Give me 3.5 days of away-from-it-all time in the Southwest.
June 27, 2011 11:00 AM   Subscribe

Help me plan a long-weekend getaway in the Southwest. I don't have enough time to make it a road trip, but would like to drive down some scenic roads. I don't want to camp in the wilderness, but would like see a national park. I don't want a full native-american experience, but would love to buy some native american jewelry. Some shopping/dining would be cool. I want to take more photographs than I'll ever have time to upload to flickr.

I am in NY. I can fly out on Friday afternoon, and fly back in on Tuesday afternoon, which gives me 3 days (Sat-Mon) and a 1/2 (Tue). I would like to go sometime over the next 6 weeks. I can rent a car once there.

I like: native american jewelry; rock formations/breathtaking scenery; national parks; strolls through charming towns; bed-and-breakfast or ranch-type lodging; photography, lots of it.

Not this time: spas; adventure (rafting, biking, climbing) (some hiking would be fine, especially in national parks); intense road tripping (I expect to and would like to drive some, especially if the roads are super scenic, but I don't want to spend most of the weekend on the road); native american cultural immersion (some jewelry, some art, a museum, would be enough).

I have read the posts on AskMeFi about Southwest travel, and several articles elsewhere, but mostly they focus on longer road trips. I know nothing about the Southwest, and I am more confused about where to go after reading all the suggestions. There's just too much to see and I am at a loss.

I *think* what I'm looking for is a town/city near a national park... right? But where? AZ, NM? Which park, which city? Is Santa Fe too big to give me an authentic taste of the Southwest? What else is there? Off-the-beaten-path would be just fine. So would the beaten path.
posted by Opal to Travel & Transportation (14 answers total) 3 users marked this as a favorite
I'm not an expert, but I've flown into ABQ, rented a car and driven to Santa Fe. Stayed on the outskirts of Taos. Driven out to Ghost Ranch. Stopped a lot to gape at rocks. Eaten a ton of red and green chile foods bought a spectacular silver bracelet at a powwow. Oh, go eat chocolate at Kakawa in Santa Fe. I'll be back with anything left unlinked by other folks.
posted by rtha at 11:06 AM on June 27, 2011

One of my favoritest places is Sedona, AZ. It's breathtakingly beautiful, especially if you're interested in rock formations. Usually, I go there for a quiet weekend involving light hiking.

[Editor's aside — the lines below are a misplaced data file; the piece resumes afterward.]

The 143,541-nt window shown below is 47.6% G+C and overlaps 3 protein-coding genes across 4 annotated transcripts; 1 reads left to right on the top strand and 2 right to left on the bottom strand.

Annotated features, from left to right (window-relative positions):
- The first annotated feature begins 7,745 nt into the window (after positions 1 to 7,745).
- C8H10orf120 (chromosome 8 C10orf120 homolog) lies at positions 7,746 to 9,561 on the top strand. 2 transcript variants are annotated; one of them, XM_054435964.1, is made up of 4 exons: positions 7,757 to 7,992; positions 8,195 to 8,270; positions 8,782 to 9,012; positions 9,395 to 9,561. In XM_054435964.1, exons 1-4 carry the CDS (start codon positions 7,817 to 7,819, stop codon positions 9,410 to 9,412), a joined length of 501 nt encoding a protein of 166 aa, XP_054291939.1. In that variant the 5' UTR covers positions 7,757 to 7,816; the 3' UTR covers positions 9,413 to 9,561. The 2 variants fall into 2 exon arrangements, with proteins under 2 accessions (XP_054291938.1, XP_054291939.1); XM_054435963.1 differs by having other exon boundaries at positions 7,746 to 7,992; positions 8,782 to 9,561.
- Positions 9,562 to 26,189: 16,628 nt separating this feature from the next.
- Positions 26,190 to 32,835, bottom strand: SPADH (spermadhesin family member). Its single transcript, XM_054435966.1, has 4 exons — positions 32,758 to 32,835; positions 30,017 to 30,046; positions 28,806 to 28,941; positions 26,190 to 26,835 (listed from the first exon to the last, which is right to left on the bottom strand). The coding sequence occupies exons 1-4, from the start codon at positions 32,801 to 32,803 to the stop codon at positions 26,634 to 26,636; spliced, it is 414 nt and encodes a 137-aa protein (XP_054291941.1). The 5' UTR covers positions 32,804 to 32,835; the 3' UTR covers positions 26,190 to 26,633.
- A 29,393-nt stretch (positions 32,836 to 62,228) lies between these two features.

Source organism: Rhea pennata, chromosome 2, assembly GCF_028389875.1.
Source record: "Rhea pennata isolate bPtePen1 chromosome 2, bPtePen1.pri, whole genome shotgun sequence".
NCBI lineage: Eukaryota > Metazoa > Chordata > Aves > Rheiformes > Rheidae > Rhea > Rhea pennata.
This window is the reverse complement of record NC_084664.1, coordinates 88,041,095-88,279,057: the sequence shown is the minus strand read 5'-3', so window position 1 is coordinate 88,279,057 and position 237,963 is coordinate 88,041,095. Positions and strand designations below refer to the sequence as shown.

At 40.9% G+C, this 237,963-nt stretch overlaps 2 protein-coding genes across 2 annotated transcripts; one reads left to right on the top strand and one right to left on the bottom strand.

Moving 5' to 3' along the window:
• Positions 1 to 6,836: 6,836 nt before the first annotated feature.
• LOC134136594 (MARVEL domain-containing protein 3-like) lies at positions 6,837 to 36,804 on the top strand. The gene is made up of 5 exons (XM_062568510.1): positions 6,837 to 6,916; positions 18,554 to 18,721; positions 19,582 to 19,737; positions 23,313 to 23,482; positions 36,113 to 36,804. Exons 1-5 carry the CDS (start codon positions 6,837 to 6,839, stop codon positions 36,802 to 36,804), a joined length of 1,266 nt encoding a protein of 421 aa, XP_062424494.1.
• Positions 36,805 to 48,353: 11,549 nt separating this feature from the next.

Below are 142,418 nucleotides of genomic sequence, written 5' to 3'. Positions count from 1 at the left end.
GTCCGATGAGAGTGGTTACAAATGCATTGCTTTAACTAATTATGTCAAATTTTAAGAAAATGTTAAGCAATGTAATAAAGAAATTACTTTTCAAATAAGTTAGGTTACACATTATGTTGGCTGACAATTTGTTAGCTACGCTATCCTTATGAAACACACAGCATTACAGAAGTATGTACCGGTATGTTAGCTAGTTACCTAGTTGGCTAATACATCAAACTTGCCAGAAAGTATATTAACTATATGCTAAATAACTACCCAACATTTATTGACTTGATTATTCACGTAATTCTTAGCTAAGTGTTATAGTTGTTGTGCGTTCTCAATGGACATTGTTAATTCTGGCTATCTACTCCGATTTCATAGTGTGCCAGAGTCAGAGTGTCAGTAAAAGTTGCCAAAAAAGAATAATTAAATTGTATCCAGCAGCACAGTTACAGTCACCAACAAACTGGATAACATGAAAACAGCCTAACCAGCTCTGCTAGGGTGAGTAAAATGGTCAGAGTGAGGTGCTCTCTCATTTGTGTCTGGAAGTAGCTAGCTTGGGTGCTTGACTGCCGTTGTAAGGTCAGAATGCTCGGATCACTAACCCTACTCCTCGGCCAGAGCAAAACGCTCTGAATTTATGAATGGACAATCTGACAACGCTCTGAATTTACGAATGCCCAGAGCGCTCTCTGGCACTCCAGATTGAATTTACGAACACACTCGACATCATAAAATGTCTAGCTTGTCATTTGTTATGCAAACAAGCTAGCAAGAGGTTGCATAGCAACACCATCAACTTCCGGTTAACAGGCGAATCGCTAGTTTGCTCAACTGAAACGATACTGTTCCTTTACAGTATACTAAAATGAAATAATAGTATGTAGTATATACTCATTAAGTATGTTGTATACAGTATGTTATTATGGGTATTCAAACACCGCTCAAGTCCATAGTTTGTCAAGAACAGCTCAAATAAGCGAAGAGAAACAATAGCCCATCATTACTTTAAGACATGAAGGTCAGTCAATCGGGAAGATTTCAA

If you wanted to go there, you would probably fly into Phoenix and then drive (it's about two hours). There are also shuttles that go between Phoenix and Sedona, if you'd prefer. If you drive, you will also pass right by Montezuma's Castle, which is really awesome.
posted by meese at 11:07 AM on June 27, 2011 [1 favorite]

Oh! Not too far from ABQ: Tent Rocks. Do a google image search. Mind: blown.
posted by rtha at 11:08 AM on June 27, 2011

Stay out of the big cities like Santa Fe and Phoenix if you want an authentic taste.

I would say fly in and out of Phoenix - and then here is the 3.5 day driving loop -
Hwy 17 North - to Hwy 40 East - into New Mexico, to Hwy 25 South - to Hwy 10 West back to Phoenix

That route passes lots of cool things, including Sedona, the Petrified Forest, White Sands, and so much more. It is a great loop. It is about 1,110 miles. 400 miles per day, which is like 6 hours driving a day.
posted by Flood at 11:14 AM on June 27, 2011 [2 favorites]

You want to go to Moab, Utah. It's really close by both the Arches National Park and the Canyonlands National Park -- close enough that you could hit both of them in day trips -- and still have a day to just drive somewhere, and still be around gorgeousness.
posted by EmpressCallipygos at 11:18 AM on June 27, 2011

I think Santa Fe would be a good base camp. Lots of points of interest. Day trip to Taos (nice town, tour the pueblo). Take an overnighter south to Carlsbad Caverns (underground rock formations like you cannot imagine), stopping in Roswell (aliens!) along the way.
posted by dzot at 11:46 AM on June 27, 2011

N'thing Santa Fe. One top tip is to drive up from Albuquerque via the Turquoise Trail, not the interstate. Goes through some charming little places (like Madrid) that are worth a stop. Santa Fe seems big and anonymous out in the new bits off Cerillos Road, but there's still loads of interesting stuff to stop and look at in the old part of the city, where the focus is on traditional styles of architecture (even if you only take it as a day trip). I personally like staying up near the opera house, in the Tesuque direction, or else out towards the ski area. Tent Rocks and Bandelier are neat places nearby to visit that are eas to get to, and punch above their weight in photo opportunities.
posted by Cuppatea at 11:57 AM on June 27, 2011